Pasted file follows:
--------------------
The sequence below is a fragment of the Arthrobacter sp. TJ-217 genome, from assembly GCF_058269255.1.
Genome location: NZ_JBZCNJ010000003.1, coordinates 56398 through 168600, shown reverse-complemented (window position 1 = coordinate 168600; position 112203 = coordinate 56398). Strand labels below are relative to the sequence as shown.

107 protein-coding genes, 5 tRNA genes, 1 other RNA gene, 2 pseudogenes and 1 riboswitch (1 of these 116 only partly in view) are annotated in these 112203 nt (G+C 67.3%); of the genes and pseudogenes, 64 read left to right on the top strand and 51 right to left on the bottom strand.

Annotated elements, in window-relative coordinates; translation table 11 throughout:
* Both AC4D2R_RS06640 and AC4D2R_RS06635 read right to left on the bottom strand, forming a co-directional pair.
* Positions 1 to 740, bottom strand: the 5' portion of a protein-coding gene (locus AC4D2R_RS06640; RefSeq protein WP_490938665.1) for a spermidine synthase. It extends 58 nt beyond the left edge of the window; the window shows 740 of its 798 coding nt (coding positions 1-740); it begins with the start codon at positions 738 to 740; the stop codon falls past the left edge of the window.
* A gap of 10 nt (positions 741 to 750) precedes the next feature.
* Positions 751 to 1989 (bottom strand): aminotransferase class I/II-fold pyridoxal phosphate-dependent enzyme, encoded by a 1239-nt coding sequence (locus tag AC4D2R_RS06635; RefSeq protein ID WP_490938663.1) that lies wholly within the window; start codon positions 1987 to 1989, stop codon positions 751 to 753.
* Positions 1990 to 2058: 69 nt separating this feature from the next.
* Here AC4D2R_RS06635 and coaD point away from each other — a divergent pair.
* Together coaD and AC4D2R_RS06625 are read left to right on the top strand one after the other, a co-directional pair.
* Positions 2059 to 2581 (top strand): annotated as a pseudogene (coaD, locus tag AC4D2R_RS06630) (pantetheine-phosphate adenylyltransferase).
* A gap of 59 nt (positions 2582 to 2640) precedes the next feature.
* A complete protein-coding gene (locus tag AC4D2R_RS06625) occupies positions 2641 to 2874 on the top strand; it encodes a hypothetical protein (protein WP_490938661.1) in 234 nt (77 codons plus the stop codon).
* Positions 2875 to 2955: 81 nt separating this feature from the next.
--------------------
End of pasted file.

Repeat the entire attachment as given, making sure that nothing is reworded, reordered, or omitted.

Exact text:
The sequence below is a fragment of the Arthrobacter sp. TJ-217 genome, from assembly GCF_058269255.1.
Genome location: NZ_JBZCNJ010000003.1, coordinates 56398 through 168600, shown reverse-complemented (window position 1 = coordinate 168600; position 112203 = coordinate 56398). Strand labels below are relative to the sequence as shown.

107 protein-coding genes, 5 tRNA genes, 1 other RNA gene, 2 pseudogenes and 1 riboswitch (1 of these 116 only partly in view) are annotated in these 112203 nt (G+C 67.3%); of the genes and pseudogenes, 64 read left to right on the top strand and 51 right to left on the bottom strand.

Annotated elements, in window-relative coordinates; translation table 11 throughout:
* Both AC4D2R_RS06640 and AC4D2R_RS06635 read right to left on the bottom strand, forming a co-directional pair.
* Positions 1 to 740, bottom strand: the 5' portion of a protein-coding gene (locus AC4D2R_RS06640; RefSeq protein WP_490938665.1) for a spermidine synthase. It extends 58 nt beyond the left edge of the window; the window shows 740 of its 798 coding nt (coding positions 1-740); it begins with the start codon at positions 738 to 740; the stop codon falls past the left edge of the window.
* A gap of 10 nt (positions 741 to 750) precedes the next feature.
* Positions 751 to 1989 (bottom strand): aminotransferase class I/II-fold pyridoxal phosphate-dependent enzyme, encoded by a 1239-nt coding sequence (locus tag AC4D2R_RS06635; RefSeq protein ID WP_490938663.1) that lies wholly within the window; start codon positions 1987 to 1989, stop codon positions 751 to 753.
* Positions 1990 to 2058: 69 nt separating this feature from the next.
* Here AC4D2R_RS06635 and coaD point away from each other — a divergent pair.
* Together coaD and AC4D2R_RS06625 are read left to right on the top strand one after the other, a co-directional pair.
* Positions 2059 to 2581 (top strand): annotated as a pseudogene (coaD, locus tag AC4D2R_RS06630) (pantetheine-phosphate adenylyltransferase).
* A gap of 59 nt (positions 2582 to 2640) precedes the next feature.
* A complete protein-coding gene (locus tag AC4D2R_RS06625) occupies positions 2641 to 2874 on the top strand; it encodes a hypothetical protein (protein WP_490938661.1) in 234 nt (77 codons plus the stop codon).
* Positions 2875 to 2955: 81 nt separating this feature from the next.